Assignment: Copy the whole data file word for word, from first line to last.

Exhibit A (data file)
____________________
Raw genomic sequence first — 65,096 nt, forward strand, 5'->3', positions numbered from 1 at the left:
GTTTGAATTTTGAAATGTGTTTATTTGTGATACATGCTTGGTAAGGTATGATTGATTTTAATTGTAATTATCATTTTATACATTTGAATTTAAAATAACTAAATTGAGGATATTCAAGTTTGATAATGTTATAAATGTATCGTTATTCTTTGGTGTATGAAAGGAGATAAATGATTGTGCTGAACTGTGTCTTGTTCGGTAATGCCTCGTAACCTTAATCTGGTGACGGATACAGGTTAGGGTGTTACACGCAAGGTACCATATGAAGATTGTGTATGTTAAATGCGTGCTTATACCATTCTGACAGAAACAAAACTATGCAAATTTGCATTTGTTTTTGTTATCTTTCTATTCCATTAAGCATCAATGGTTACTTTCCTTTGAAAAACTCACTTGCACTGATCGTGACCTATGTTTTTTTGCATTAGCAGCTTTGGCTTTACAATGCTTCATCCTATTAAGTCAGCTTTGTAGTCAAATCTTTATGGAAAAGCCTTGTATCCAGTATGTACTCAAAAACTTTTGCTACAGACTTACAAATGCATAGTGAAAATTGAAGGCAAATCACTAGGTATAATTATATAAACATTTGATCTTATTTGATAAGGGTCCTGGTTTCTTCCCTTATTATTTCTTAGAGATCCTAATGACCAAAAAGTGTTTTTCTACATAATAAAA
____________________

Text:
Raw genomic sequence first — 65,096 nt, forward strand, 5'->3', positions numbered from 1 at the left:
GTTTGAATTTTGAAATGTGTTTATTTGTGATACATGCTTGGTAAGGTATGATTGATTTTAATTGTAATTATCATTTTATACATTTGAATTTAAAATAACTAAATTGAGGATATTCAAGTTTGATAATGTTATAAATGTATCGTTATTCTTTGGTGTATGAAAGGAGATAAATGATTGTGCTGAACTGTGTCTTGTTCGGTAATGCCTCGTAACCTTAATCTGGTGACGGATACAGGTTAGGGTGTTACACGCAAGGTACCATATGAAGATTGTGTATGTTAAATGCGTGCTTATACCATTCTGACAGAAACAAAACTATGCAAATTTGCATTTGTTTTTGTTATCTTTCTATTCCATTAAGCATCAATGGTTACTTTCCTTTGAAAAACTCACTTGCACTGATCGTGACCTATGTTTTTTTGCATTAGCAGCTTTGGCTTTACAATGCTTCATCCTATTAAGTCAGCTTTGTAGTCAAATCTTTATGGAAAAGCCTTGTATCCAGTATGTACTCAAAAACTTTTGCTACAGACTTACAAATGCATAGTGAAAATTGAAGGCAAATCACTAGGTATAATTATATAAACATTTGATCTTATTTGATAAGGGTCCTGGTTTCTTCCCTTATTATTTCTTAGAGATCCTAATGACCAAAAAGTGTTTTTCTACATAATAAAA